The entrance to Expo Chicago (click to enlarge) (all photos by the author for Hyperallergic)

CHICAGO — At the beginning of 2012, Art Chicago was canceled by the owners of the Merchandise Mart, the huge exhibition area on the river where the fair was held for a few years. For the first time in over thirty years, it looked like there would be no art fair in the city. Then, thanks to the determination and belief of Tony Karman, who has been involved in many of those prior fairs, Expo Chicago arrived on the scene, with a few changes to the format designed to ensure that the fair continues next year: the fair is back in the festival hall on Navy Pier, which is a higher-profile venue; the number of exhibiting galleries and spaces was curated and limited to 120 to ensure quality over quantity; and it is being held in September so as not to compete with the coastal art fairs held at other times of the year.

On the day that I went, it was not very crowded, but gallerists I spoke to were generally upbeat after a busy opening night. “Steady, good sales,” said one New York gallerist. Another from LA said: “The guy at the hot dog concession said things were very slow, but for what we sell [meaning the art], it’s been great.” My overall impression as I did a first walk-through was that the fair seemed well-designed, streamlined, and with a nice balance between established galleries selling old and modern masters and smaller galleries with more experimental work on display. There was a lot of painting and a lot of sculpture, but there were also performances, interactive pieces, and a whole upper gallery devoted to video. And it was indeed an international fair, with galleries from all over the US, Britain, Germany, France, Spain, and Scandinavia.

So if you were in the market for some Picassos or a few square yards of Antoni Tàpies, you didn’t have to walk far from the main entrance to satisfy your hunger. Of all the painting on display, much of it busy and dense and bright, some canvases by Koen van den Broek at New York’s Friedman Benda caught my eye, mainly because there was so much space in them.

Antoni Tapies, "Fond Rouge"

Antoni Tàpies, “Fond Rouge” (1988), mixed media on wood

Koen van den Broek, “Untitled,” oil on linen

I also liked the textures and tidy abstraction of Antonia Gurkovska’s mixed media paintings on paper at Chicago’s Kavi Gupta Gallery.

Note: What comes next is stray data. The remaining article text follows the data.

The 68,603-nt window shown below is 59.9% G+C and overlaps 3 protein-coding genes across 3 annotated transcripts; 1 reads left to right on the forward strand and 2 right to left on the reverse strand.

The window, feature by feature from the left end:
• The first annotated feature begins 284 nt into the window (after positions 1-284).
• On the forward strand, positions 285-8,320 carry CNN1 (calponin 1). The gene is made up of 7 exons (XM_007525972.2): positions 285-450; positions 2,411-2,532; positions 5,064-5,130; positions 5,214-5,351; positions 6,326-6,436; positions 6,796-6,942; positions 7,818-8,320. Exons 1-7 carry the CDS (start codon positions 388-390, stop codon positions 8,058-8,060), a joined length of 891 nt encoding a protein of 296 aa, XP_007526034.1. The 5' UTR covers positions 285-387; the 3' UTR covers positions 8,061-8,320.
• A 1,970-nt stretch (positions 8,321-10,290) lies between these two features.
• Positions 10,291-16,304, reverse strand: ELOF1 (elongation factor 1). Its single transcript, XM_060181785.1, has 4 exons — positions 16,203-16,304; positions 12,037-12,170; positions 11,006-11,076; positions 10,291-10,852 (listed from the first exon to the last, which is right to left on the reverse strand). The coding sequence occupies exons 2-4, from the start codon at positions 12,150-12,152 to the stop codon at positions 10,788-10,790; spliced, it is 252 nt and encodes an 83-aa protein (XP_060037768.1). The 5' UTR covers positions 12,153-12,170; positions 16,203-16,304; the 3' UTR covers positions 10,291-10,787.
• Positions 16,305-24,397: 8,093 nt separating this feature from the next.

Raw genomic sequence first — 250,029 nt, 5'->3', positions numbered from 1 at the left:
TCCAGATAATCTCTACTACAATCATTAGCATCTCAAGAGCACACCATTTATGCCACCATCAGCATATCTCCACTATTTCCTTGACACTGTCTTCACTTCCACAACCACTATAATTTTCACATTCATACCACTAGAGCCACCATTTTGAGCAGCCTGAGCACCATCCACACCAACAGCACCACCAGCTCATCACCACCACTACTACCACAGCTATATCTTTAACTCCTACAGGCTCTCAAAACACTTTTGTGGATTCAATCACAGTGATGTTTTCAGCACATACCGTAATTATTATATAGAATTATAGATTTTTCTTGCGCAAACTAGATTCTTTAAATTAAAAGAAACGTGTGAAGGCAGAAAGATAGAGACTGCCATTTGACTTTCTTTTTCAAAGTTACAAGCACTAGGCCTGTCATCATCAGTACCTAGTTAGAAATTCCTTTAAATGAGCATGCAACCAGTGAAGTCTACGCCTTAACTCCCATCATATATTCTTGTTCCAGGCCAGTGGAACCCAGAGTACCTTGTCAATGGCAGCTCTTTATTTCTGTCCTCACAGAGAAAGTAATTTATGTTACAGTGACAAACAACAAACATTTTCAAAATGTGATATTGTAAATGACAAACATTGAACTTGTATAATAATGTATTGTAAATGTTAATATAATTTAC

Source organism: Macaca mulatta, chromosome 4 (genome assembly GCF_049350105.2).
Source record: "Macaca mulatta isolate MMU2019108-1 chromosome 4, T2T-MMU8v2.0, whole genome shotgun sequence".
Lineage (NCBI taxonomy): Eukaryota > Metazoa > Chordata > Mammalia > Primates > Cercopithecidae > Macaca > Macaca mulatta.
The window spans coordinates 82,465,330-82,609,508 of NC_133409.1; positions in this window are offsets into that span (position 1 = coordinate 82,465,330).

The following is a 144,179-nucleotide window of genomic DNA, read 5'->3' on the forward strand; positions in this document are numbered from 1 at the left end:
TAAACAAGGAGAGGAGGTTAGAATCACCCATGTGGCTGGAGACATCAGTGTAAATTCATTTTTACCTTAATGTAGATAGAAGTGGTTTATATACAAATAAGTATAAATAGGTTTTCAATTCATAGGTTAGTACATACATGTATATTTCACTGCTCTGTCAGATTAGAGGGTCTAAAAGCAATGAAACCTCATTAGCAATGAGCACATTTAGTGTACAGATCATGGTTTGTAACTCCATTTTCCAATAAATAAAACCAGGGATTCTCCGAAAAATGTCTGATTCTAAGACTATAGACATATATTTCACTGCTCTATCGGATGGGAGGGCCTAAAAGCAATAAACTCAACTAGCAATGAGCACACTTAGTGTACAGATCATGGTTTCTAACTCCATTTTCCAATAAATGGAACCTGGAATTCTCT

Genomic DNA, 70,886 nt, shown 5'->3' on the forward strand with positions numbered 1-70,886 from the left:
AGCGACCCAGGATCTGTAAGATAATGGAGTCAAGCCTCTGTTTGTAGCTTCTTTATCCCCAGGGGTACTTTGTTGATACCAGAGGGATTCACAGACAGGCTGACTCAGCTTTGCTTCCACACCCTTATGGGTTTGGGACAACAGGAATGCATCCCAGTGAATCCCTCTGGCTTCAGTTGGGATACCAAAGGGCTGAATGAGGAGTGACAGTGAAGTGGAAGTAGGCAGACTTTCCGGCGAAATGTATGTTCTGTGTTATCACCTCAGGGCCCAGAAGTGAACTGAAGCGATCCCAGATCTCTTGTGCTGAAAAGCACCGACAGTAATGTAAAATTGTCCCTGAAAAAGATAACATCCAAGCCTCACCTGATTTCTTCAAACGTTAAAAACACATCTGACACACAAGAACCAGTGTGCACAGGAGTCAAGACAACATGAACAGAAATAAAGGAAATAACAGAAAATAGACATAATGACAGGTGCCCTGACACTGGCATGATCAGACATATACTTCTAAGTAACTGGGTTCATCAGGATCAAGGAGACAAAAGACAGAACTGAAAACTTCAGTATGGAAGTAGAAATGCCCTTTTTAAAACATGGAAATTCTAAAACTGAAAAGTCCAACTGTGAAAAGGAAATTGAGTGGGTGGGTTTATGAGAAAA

Antonia Gurkaska, "Thulion"

Antonia Gurkaska, “Thulion” (2012) acrylic, enamel paint, spray paint on paper

In the category of stuff that stands on the floor rather than hanging on a wall, three artists stood out for me: Jeffry Mitchell’s gnarled, glazed earthenware sculptures at LA’s Ambach & Rice; a weird, indescribable piece by Theo Mercier at Paris’s Gabrielle Maubrie titled “La Bete a Deux Dos” (The Beast with Two Backs); and Charles Harlan’s “Pallets” at New York’s JTT, which uses everyday building materials layered in a way that represents the progression of architectural materials throughout mankind’s history.

Theo Mercier, "La Bete a Deux Dos"

Theo Mercier, “La Bete a Deux Dos” (2011), fake fur, resin, shoes, socks

Charles Harlan, "Pallets"

Charles Harlan, “Pallets” (2011), mixed media

Of the video pieces, what impressed me wasn’t anything from the video gallery, particularly, but some funny and fascinating pieces by Brian Bress at LA’s Cherry and Martin. Bress creates masks and full-body costumes out of collaged paper and clay, which he wears and then films himself in, making repetitive, slightly nonsensical movements. “Whitewalker” shows a figure covered from head to toe in paper spills, walking towards the camera in a shimmering, shuddering wave that has the magic of a Native American ritual dance.

Brian Bress, "Whitewalker"

Brian Bress, “Whitewalker” (2011), high-definition video

There were several performance and participatory events happening each day. I took part in one by Lauren Adams at the Contemporary Art Museum St. Louis space, in which Adams had taken slogans from the Occupy and Tea Party movements and printed them over Revolutionary Era wallpaper, which covered the walls. Visitors were invited to paint their own slogans on china plates, which Adams later fired and added to a shelf above the wallpaper.

Lauren Adams, "We the People"

Lauren Adams, “We the People” (2012), mixed media installation

Another interactive piece produced what I thought was the most striking, new, wall-based art that I saw at the entire fair — and it was in a Chicago gallery space, too. At Catherine Edelman, photographer Kelly Anderson-Staley made tintypes from photos of anyone who would sit for her (you could get yours done at a booth at the fair). Each photo looks exactly like old images of people from the American Civil War era. Seeing modern faces and clothes reproduced in this way creates an unsettling, even shocking visual effect, particularly in the way it concentrates the sitter’s gaze so closely.

Kelly Anderson-Staley, "[Hyphen]-Americans: Tintype Portraits"

Kelly Anderson-Staley, “[Hyphen]-Americans: Tintype Portraits” (2005–12)

Local art heroes Bad at Sports had the most bustling booth when I visited, though maybe that was a coincidence. I kept asking people to gauge how busy they thought it was, how it compared to other fairs, and finally, whether they would come back next year. I got the feeling from my conversations on the floor and from the generally positive feedback that Expo Chicago is receiving in the press that most people think the event was a success, though people are being cautious about the future. As one LA gallerist said to me: “It’s been great so far. Will I come back next year? Ask me on Sunday night.”

Expo Chicago (Navy Pier, 600 East Grand Avenue, Chicago, Illinois) took place from September 20–23.

Philip Hartigan is a UK-born artist and writer who now lives, works and teaches in Chicago. He also writes occasionally for Time Out-Chicago. Personal narratives (his own, other peoples', and invented)...